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Confectioners' sugar is great for baking

Grapefruit segments moisten slices of tender pound cake

Grapefruit segments moisten slices of tender pound cake made with confectioners' sugar. (March 28, 2012) Photo Credit: Eve Bishop

Every baker has a box of confectioners' sugar in the pantry, but only a few actually use it for baking. When making cookies or cakes, we're more likely to reach for granulated or brown sugar, saving the confectioners' sugar for dusting over brownies or making a quick glaze.

This division of labor makes perfect sense. Confectioners' sugar (also known as powdered sugar, icing sugar and 10X sugar) is granulated sugar that's been ground into a fine powder and then cut with a small amount of cornstarch (about 3 percent) to prevent lumpiness and crystallization. It dissolves almost instantly when combined with butter or water, for the silkiest buttercreams and shiniest icings. As a bonus, the small amount of cornstarch gives frostings and icings a little body. In these capacities, a little confectioners' sugar goes a long way, which is a good thing, since it is about twice as expensive by weight as granulated sugar.

But if money is no object, there are times when confectioners' sugar can be used in, and not just on, baked goods. After all, it is 97 percent granulated sugar. And since it contains cornstarch, an ingredient often added to baked goods to tenderize them, it might be especially good in recipes where a soft and yielding texture is desirable.

It is perfect in Scottish shortbread, where a sandy, melt-in-your-mouth texture is the goal. Confectioners' sugar combines easily with butter for a crumbly rather than crisp cookie. The cornstarch in confectioners' sugar contributes to the cookies' softness.

Likewise, fine and crumbly Mexican wedding cakes and Russian tea cakes (which are, after all, a kind of shortbread dough with ground nuts) are good candidates for this substitution.

Less obvious but worth a try are madeleines. When I make these little French cakes with granulated sugar, I get a coarse crumb resembling cornbread. With confectioners' sugar, the cakes' texture is finer and lighter, more like a buttery spongecake.

If you want to give confectioners' sugar a try in a favorite recipe, swap 1 3/4 cups of confectioners' sugar for every cup of granulated sugar.

RECIPE

CONFECTIONERS' SUGAR POUND CAKE

Creaming together butter and confectioners' sugar can be quite a messy business. To prevent a cloud of sugar from rising and raining sugar dust over every surface of your kitchen, drape a large kitchen towel over your standing mixer and bowl before you turn on the mixer. Orange zest and marmalade can be substituted for the grapefruit, or you can leave them out for a vanilla version of this tender pound cake.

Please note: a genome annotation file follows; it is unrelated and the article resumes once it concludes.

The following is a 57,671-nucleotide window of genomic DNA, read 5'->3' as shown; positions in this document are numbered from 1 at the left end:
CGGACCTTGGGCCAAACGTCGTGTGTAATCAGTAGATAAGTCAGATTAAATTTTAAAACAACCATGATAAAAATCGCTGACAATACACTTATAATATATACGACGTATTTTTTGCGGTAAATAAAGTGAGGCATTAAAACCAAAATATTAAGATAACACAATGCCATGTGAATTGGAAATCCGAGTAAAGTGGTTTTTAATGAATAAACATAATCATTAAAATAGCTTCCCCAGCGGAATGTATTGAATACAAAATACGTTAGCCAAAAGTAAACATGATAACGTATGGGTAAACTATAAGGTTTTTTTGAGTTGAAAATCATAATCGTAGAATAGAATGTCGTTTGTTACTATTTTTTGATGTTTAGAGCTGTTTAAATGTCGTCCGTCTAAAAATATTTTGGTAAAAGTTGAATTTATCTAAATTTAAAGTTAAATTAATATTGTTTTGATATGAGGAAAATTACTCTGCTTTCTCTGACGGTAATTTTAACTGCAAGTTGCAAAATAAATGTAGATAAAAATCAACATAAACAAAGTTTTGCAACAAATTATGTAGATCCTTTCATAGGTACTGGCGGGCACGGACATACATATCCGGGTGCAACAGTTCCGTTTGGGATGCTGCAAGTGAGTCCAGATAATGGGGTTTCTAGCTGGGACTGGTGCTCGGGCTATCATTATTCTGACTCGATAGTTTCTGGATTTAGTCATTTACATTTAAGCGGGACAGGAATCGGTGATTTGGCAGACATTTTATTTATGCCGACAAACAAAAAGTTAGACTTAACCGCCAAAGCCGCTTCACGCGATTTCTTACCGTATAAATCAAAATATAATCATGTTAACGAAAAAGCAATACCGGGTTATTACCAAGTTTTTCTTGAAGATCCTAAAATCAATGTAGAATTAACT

4 large eggs

2 teaspoons pure vanilla extract

1 1/2 cups unbleached all-purpose flour

3/4 teaspoon baking powder

1/4 teaspoon salt

1 cup (2 sticks) unsalted butter, softened

2 teaspoons grated grapefruit zest (optional)

2 1/3 cups confectioners' sugar

2/3 cup grapefruit marmalade (optional)

1. Preheat oven to 325 degrees. Coat inside of a 9-by-5-inch loaf pan with nonstick cooking spray and dust with flour, knocking out any extra flour.

2. Combine eggs and vanilla in a glass measuring cup and lightly beat. Combine flour, baking powder and salt in a medium mixing bowl.

3. Place butter and grapefruit zest, if using, in a large mixing bowl and beat on low speed. Add confectioners' sugar, 1/2 cup at a time, until incorporated, scraping down sides of bowl after each addition. Turn mixer to medium-high and cream until fluffy, about 3 minutes.

4. With mixer on medium-low, pour egg mixture into bowl in a slow stream, stopping mixer once or twice to scrape down sides.

5. Turn mixer to low and add flour mixture, 1/2 cup at a time, scraping down sides of bowl after each addition. After last addition, mix for 30 seconds on medium speed.

6. Scrape batter into prepared pan and smooth top with a rubber spatula. Bake until cake is golden and a toothpick inserted in center comes out clean, about 1 hour and 15 minutes. Let cake cool in pan for 5 minutes, invert onto a wire rack, turn right-side up on rack and let cool completely.

7. Heat marmalade, if desired, in a small pot over medium heat until liquid. (Alternatively, place in a microwave-safe bowl and microwave 10 to 30 seconds, until liquid.) Brush top of cake with marmalade. Slice and serve.

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